It wasn't until I got a power chair that I realized the unsung potential of many pounds of steel when it came to solving some independent living issues - such as moving heavy objects from one location to another.
I confess I've also used my power chair, nicknamed The Beast, to move furniture on occasion. But that's rare. The spaces I inhabit generally have an open floor design - things are pushed against the walls, leaving whatever room there is - and as every wheelchair user knows, there's never enough- to roll through. However, it does happen that a visitor or even an aide leaves forgetting to put a folding chair away or moves a heavy object that's right in the middle of the room. I quickly learned that such problems can be taken care of easily by my power chair. In fact if I angle my power chair correctly, it can even fold up a folding chair, make it cry uncle and toss it onto a pile of laundry.
This would all fit nicely into a Monty Python skit.
But the everyday tasks, those moments when as a quadriplegic I'm alone and I realize that I need to "get at" something in a heavy box, or move an object closer, is when I fully appreciate my power chair. Today a box of work was delivered. The UPS guy nicely dropped it in my front hallway for me, but I needed to work on it and I needed it near a light. I powered up the Beast, angled myself behind the box and pushed it quickly and efficiently right where I needed it. Didn't have to wait for an aide to come over or yell at a neighbor or make yet another wish for a robot. I'm already using machine power for better independent living.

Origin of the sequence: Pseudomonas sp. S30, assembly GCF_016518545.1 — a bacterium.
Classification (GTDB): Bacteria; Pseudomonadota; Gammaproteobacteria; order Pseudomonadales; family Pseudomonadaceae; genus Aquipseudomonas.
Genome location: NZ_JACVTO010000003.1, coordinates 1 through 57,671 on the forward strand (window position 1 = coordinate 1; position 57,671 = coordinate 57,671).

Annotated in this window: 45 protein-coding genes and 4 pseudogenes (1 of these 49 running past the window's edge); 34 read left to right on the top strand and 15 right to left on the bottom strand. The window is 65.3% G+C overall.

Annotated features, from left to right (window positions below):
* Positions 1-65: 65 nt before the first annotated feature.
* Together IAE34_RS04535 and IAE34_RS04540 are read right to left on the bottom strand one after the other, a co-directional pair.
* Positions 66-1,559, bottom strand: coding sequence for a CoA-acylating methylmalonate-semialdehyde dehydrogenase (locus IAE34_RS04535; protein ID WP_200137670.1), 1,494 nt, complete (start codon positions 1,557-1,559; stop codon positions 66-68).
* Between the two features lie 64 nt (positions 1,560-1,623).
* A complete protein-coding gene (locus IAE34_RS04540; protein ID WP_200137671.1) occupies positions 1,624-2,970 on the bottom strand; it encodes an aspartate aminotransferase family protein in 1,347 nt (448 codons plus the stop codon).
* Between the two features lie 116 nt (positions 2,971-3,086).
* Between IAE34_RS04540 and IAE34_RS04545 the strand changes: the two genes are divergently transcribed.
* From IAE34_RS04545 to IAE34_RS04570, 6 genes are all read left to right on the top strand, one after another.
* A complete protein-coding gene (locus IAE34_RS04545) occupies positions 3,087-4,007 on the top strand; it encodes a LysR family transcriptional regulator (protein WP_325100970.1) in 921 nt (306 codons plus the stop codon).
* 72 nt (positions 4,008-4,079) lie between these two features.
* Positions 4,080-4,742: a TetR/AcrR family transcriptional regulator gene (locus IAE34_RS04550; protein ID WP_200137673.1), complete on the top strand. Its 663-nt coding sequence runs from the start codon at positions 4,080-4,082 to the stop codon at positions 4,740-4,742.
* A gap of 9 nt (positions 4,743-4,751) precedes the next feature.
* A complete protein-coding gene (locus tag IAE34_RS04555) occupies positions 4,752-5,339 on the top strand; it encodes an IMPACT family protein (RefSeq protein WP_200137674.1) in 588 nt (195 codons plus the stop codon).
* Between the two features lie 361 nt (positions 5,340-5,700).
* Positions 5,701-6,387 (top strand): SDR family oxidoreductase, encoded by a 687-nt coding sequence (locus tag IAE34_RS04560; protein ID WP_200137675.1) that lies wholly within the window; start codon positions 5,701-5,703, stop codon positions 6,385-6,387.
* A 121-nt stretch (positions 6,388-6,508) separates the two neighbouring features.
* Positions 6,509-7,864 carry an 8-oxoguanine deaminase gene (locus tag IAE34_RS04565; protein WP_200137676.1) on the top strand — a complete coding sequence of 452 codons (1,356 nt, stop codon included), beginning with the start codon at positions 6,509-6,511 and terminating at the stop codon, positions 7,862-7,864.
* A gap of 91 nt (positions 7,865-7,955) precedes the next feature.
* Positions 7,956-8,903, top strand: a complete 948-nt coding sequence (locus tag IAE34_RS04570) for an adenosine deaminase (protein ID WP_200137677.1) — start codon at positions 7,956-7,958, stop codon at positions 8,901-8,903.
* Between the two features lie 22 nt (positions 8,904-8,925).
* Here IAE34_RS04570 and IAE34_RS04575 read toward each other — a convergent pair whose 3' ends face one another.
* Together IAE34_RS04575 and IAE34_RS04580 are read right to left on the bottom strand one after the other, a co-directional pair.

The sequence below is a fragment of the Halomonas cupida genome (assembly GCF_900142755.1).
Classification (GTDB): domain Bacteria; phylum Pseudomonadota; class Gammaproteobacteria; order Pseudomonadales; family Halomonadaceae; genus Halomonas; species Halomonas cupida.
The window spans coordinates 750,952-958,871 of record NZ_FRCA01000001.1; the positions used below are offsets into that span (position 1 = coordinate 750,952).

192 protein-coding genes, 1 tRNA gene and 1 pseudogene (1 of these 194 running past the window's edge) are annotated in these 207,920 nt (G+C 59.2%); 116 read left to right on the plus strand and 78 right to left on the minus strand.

A manual chair can be used in this way too. But it's much more impressive with a power chair. You can move - mountains. Not really. But almost.